Weasels: Central Oregon's Tiniest Winter Warriors

Feb 06, 2019
Learn more about winter's most vicious and voracious warriors--the weasel.


by Fiona Noonan
                     

When you think of winter in Central Oregon, wildlife may not be the first thing that comes to mind. Instead, you may conjure images of stillness and silence--of white-blanketed pines and nary a movement aside from the occasional pinecone dropping onto the snow (or, of course, the deafening roar of snowmobiles ripping out of Dutchman Flat).

 

In fact, right now you might be thinking, “What wildlife? Aren’t animals hibernating in the winter? Of course I don’t see them around!”

 

But that’s where you’d be wrong. While many animals do enter a dormant phase in the winter, many continue to thrive out of sight and out of (human) mind in the snow-submerged world of the subnivean zone. In particular, some small mammals, such as mice and voles, spend their winters in these sub-surface labyrinths of tunnels and den--places that might seem safe.

 

For the most part, these subnivean zones do protect the little critters, hiding them from many major predators and the dangers of humans while keeping them heated by the relative warmth of the ground. However, all winter long one species continues subjecting its fellow snow-dwellers to fearsome evolutionary adaptations that might make even Darwin’s hair stand on end.

 

That’s right: winter’s most vicious and voracious warrior is the weasel, the mightiest of the mustelids.

 

A weasel at Indian Ford Meadow Preserve. Photo: Dane Zehrung.
A weasel at Indian Ford Meadow Preserve. Photo: Dane Zehrung.
These furry frights are part of the broader family Mustilidae (commonly known as the weasel family), which in Oregon also includes the Pacific marten, mink, wolverine, American Badger, and river otter, among others. In the East Cascades, however, the short-tailed weasel (or ermine) and long-tailed weasel truly take the proverbial adaptation cake.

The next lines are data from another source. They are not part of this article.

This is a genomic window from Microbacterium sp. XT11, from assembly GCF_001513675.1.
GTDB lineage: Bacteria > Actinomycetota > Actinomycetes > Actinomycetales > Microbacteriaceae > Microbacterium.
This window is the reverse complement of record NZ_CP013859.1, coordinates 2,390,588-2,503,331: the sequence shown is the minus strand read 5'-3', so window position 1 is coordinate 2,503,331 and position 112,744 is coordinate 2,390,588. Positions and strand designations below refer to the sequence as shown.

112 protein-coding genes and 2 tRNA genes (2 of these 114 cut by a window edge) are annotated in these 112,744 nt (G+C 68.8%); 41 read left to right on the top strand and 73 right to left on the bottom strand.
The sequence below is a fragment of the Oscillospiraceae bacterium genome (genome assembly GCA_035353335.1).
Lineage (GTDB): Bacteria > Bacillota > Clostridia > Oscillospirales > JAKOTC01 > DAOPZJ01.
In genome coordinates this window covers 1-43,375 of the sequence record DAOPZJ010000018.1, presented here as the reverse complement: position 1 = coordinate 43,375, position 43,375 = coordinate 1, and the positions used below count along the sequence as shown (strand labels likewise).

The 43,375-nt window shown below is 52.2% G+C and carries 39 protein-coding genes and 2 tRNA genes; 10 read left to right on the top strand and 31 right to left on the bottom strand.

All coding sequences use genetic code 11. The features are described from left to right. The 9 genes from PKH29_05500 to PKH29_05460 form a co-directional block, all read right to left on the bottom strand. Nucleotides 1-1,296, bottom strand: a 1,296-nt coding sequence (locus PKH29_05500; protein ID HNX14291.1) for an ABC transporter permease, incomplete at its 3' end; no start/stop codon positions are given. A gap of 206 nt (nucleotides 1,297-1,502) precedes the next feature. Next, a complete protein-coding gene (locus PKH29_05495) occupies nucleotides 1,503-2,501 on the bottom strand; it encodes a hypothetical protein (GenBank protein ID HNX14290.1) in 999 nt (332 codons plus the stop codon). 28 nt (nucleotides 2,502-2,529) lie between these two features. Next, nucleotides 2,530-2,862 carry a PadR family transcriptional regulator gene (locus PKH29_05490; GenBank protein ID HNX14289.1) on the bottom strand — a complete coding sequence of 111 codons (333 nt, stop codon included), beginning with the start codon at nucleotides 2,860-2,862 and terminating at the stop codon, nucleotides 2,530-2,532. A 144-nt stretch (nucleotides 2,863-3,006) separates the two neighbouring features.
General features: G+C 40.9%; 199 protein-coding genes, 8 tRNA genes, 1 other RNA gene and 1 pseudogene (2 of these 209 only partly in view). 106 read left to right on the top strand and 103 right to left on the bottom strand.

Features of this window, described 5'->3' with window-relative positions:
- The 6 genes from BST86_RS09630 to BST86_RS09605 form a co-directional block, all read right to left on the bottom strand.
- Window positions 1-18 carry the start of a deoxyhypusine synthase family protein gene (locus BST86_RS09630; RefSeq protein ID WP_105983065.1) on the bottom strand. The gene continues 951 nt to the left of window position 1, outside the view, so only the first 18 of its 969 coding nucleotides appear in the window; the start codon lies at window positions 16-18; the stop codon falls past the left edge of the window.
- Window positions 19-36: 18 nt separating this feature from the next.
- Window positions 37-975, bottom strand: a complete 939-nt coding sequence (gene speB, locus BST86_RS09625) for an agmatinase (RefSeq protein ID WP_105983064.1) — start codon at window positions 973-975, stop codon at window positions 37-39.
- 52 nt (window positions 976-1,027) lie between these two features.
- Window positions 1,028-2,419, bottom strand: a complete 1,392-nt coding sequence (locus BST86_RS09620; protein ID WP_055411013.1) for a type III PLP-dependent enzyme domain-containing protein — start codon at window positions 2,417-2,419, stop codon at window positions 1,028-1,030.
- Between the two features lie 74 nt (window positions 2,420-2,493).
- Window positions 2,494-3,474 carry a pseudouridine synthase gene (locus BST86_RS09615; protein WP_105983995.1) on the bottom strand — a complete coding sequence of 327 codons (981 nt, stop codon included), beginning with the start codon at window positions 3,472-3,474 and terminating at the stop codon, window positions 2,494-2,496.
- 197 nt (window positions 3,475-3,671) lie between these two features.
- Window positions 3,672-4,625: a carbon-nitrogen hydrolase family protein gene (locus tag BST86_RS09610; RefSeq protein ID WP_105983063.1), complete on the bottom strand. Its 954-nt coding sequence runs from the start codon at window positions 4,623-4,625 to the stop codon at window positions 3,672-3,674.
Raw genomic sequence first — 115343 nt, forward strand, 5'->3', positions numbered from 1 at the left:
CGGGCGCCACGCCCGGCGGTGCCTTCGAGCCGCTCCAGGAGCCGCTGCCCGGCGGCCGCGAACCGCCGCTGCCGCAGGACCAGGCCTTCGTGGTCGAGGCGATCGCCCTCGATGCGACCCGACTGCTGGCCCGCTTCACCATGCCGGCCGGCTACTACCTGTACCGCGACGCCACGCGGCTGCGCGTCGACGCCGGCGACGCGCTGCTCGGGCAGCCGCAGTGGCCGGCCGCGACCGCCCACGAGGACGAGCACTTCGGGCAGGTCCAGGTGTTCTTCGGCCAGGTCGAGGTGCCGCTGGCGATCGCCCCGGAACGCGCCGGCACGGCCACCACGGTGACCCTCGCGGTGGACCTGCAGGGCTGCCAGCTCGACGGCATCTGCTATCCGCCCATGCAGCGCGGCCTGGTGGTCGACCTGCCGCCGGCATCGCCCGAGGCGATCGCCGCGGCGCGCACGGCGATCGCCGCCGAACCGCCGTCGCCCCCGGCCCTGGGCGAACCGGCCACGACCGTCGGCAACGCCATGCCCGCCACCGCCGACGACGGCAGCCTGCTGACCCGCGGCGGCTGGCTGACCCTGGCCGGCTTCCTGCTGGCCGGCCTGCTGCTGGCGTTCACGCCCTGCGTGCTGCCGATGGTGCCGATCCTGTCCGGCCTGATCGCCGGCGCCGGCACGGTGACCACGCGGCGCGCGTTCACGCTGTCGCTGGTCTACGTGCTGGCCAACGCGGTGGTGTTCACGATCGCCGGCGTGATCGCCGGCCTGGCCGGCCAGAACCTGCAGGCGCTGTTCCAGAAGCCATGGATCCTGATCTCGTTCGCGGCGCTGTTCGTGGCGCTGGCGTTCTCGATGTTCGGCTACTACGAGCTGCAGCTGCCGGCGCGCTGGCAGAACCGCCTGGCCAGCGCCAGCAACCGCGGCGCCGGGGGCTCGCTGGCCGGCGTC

They may be the smallest mammalian predator species in the region at only 10-16 inches long, but they pack an enormous predatory punch and take snow camping to a whole new level.

 

What makes these weasels so well-equipped for the winter?

 

To begin with, they blend in! Weasels spend most of the year with brown and yellowish fur, but as temperatures and snow both begin to drop, they molt to become all-white, except for a black-tipped tail. They’re fast, too, and between their speed and their winter coloring they can scurry across the snow virtually unseen.

 

Oftentimes, though, there’s no need to move on top of the snow at all. One of their other clever adaptations is their extremely narrow, cylindrical body shape. Voles, moles, and other rodents dig tiny tunnels down to their warm ground-level subnivean dens, and most animals can’t fit in these little spaces. Weasels, however, can--wait for it--weasel their way into these burrows to find and kill their prey.

 

A weasel looks around, maybe for a next meal? Photo: Jana Hemphill.
A weasel looks around, maybe for a next meal? Photo: Jana Hemphill.
To do this, they wrap their long bodies around the victim and use their sharp teeth to puncture the rodent’s skull or spinal cord. The best part--at least for the weasel--is that after they’ve eaten their prey, they simply take over the rodent’s nest as their own, sometimes using the dead animal’s fur to line the den for extra warmth.

 

When it comes to warmth, weasels need all the help they can get. While their long, skinny body shape makes them excellent subnivean slitherers, it also gives them a very high surface-area-to-volume ratio that makes it difficult to retain body heat. Combine that with a resting metabolic rate twice that of other similarly sized animals and a relatively small stomach, and it means they must hunt almost constantly and eat an average of 5-10 times per day.

 

Ultimately, they eat about half of their body weight daily, and anything they can’t get around to eating they can conveniently store in their stolen dens while they rest up for the next hunt. Imagine eating that much every single day--you’d need a nap, too! Being that vicious is tough work.

 

As the snow continues to pile up in the mountains, imagine the entire animal world underneath you as you snowshoe, ski, ride, or sled across the surface. Down there, the tiny, well-adapted weasel reigns supreme, and if you happen to glimpse a black-tipped tail disappearing into the snow, it just might mean that a hunt is on.

 


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